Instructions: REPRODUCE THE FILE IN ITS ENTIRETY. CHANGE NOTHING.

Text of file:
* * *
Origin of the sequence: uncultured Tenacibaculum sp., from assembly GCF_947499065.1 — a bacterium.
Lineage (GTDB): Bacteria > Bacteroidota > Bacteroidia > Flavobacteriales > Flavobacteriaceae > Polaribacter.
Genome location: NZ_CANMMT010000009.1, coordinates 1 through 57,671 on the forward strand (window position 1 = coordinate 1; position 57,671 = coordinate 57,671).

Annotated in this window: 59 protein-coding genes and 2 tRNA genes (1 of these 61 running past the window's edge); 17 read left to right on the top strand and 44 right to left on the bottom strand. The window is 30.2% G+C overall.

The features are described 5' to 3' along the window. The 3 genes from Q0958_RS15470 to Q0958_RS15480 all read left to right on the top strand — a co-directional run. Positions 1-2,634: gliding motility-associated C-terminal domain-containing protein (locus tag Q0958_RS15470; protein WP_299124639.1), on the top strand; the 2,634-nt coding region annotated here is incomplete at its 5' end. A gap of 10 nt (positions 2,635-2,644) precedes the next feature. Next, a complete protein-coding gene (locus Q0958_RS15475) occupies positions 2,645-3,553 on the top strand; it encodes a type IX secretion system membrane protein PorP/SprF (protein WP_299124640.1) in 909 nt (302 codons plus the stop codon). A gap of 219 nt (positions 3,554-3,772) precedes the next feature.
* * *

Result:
Origin of the sequence: uncultured Tenacibaculum sp., from assembly GCF_947499065.1 — a bacterium.
Lineage (GTDB): Bacteria > Bacteroidota > Bacteroidia > Flavobacteriales > Flavobacteriaceae > Polaribacter.
Genome location: NZ_CANMMT010000009.1, coordinates 1 through 57,671 on the forward strand (window position 1 = coordinate 1; position 57,671 = coordinate 57,671).

Annotated in this window: 59 protein-coding genes and 2 tRNA genes (1 of these 61 running past the window's edge); 17 read left to right on the top strand and 44 right to left on the bottom strand. The window is 30.2% G+C overall.

The features are described 5' to 3' along the window. The 3 genes from Q0958_RS15470 to Q0958_RS15480 all read left to right on the top strand — a co-directional run. Positions 1-2,634: gliding motility-associated C-terminal domain-containing protein (locus tag Q0958_RS15470; protein WP_299124639.1), on the top strand; the 2,634-nt coding region annotated here is incomplete at its 5' end. A gap of 10 nt (positions 2,635-2,644) precedes the next feature. Next, a complete protein-coding gene (locus Q0958_RS15475) occupies positions 2,645-3,553 on the top strand; it encodes a type IX secretion system membrane protein PorP/SprF (protein WP_299124640.1) in 909 nt (302 codons plus the stop codon). A gap of 219 nt (positions 3,554-3,772) precedes the next feature.